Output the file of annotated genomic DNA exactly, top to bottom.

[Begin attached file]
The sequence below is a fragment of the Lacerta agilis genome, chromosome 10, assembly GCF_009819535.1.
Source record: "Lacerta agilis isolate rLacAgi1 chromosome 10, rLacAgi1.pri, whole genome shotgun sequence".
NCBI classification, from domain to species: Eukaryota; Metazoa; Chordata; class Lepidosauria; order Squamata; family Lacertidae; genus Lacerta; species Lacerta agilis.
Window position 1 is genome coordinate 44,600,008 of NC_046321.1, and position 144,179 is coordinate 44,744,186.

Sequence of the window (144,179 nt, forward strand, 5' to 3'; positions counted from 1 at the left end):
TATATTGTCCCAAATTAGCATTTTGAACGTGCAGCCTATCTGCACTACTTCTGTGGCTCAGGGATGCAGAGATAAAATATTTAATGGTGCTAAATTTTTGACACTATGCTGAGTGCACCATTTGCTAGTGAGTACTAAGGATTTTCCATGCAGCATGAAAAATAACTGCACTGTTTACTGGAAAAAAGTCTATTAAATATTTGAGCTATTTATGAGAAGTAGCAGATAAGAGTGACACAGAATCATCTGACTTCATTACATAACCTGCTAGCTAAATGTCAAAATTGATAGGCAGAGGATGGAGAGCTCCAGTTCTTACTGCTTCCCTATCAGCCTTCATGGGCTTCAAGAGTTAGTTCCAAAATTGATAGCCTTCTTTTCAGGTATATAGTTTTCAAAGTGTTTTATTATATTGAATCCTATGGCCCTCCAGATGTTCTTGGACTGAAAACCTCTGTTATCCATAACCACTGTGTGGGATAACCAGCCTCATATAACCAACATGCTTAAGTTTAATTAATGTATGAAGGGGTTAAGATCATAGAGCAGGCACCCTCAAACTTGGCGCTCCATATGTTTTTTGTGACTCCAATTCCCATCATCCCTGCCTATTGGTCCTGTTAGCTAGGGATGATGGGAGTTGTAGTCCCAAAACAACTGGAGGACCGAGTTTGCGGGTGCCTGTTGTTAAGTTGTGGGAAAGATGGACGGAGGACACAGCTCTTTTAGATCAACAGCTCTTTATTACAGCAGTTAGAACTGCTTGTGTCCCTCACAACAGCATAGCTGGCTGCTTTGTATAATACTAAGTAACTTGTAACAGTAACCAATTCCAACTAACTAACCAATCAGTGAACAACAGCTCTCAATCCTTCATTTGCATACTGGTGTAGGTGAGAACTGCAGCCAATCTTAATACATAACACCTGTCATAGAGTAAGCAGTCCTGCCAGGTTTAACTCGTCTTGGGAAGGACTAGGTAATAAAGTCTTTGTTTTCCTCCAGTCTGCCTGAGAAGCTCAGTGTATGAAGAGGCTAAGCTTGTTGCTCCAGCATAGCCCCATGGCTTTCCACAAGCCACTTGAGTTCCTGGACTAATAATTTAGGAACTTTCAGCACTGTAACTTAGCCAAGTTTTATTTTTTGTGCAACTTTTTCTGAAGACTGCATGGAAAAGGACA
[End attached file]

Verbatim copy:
The sequence below is a fragment of the Lacerta agilis genome, chromosome 10, assembly GCF_009819535.1.
Source record: "Lacerta agilis isolate rLacAgi1 chromosome 10, rLacAgi1.pri, whole genome shotgun sequence".
NCBI classification, from domain to species: Eukaryota; Metazoa; Chordata; class Lepidosauria; order Squamata; family Lacertidae; genus Lacerta; species Lacerta agilis.
Window position 1 is genome coordinate 44,600,008 of NC_046321.1, and position 144,179 is coordinate 44,744,186.

Sequence of the window (144,179 nt, forward strand, 5' to 3'; positions counted from 1 at the left end):
TATATTGTCCCAAATTAGCATTTTGAACGTGCAGCCTATCTGCACTACTTCTGTGGCTCAGGGATGCAGAGATAAAATATTTAATGGTGCTAAATTTTTGACACTATGCTGAGTGCACCATTTGCTAGTGAGTACTAAGGATTTTCCATGCAGCATGAAAAATAACTGCACTGTTTACTGGAAAAAAGTCTATTAAATATTTGAGCTATTTATGAGAAGTAGCAGATAAGAGTGACACAGAATCATCTGACTTCATTACATAACCTGCTAGCTAAATGTCAAAATTGATAGGCAGAGGATGGAGAGCTCCAGTTCTTACTGCTTCCCTATCAGCCTTCATGGGCTTCAAGAGTTAGTTCCAAAATTGATAGCCTTCTTTTCAGGTATATAGTTTTCAAAGTGTTTTATTATATTGAATCCTATGGCCCTCCAGATGTTCTTGGACTGAAAACCTCTGTTATCCATAACCACTGTGTGGGATAACCAGCCTCATATAACCAACATGCTTAAGTTTAATTAATGTATGAAGGGGTTAAGATCATAGAGCAGGCACCCTCAAACTTGGCGCTCCATATGTTTTTTGTGACTCCAATTCCCATCATCCCTGCCTATTGGTCCTGTTAGCTAGGGATGATGGGAGTTGTAGTCCCAAAACAACTGGAGGACCGAGTTTGCGGGTGCCTGTTGTTAAGTTGTGGGAAAGATGGACGGAGGACACAGCTCTTTTAGATCAACAGCTCTTTATTACAGCAGTTAGAACTGCTTGTGTCCCTCACAACAGCATAGCTGGCTGCTTTGTATAATACTAAGTAACTTGTAACAGTAACCAATTCCAACTAACTAACCAATCAGTGAACAACAGCTCTCAATCCTTCATTTGCATACTGGTGTAGGTGAGAACTGCAGCCAATCTTAATACATAACACCTGTCATAGAGTAAGCAGTCCTGCCAGGTTTAACTCGTCTTGGGAAGGACTAGGTAATAAAGTCTTTGTTTTCCTCCAGTCTGCCTGAGAAGCTCAGTGTATGAAGAGGCTAAGCTTGTTGCTCCAGCATAGCCCCATGGCTTTCCACAAGCCACTTGAGTTCCTGGACTAATAATTTAGGAACTTTCAGCACTGTAACTTAGCCAAGTTTTATTTTTTGTGCAACTTTTTCTGAAGACTGCATGGAAAAGGACA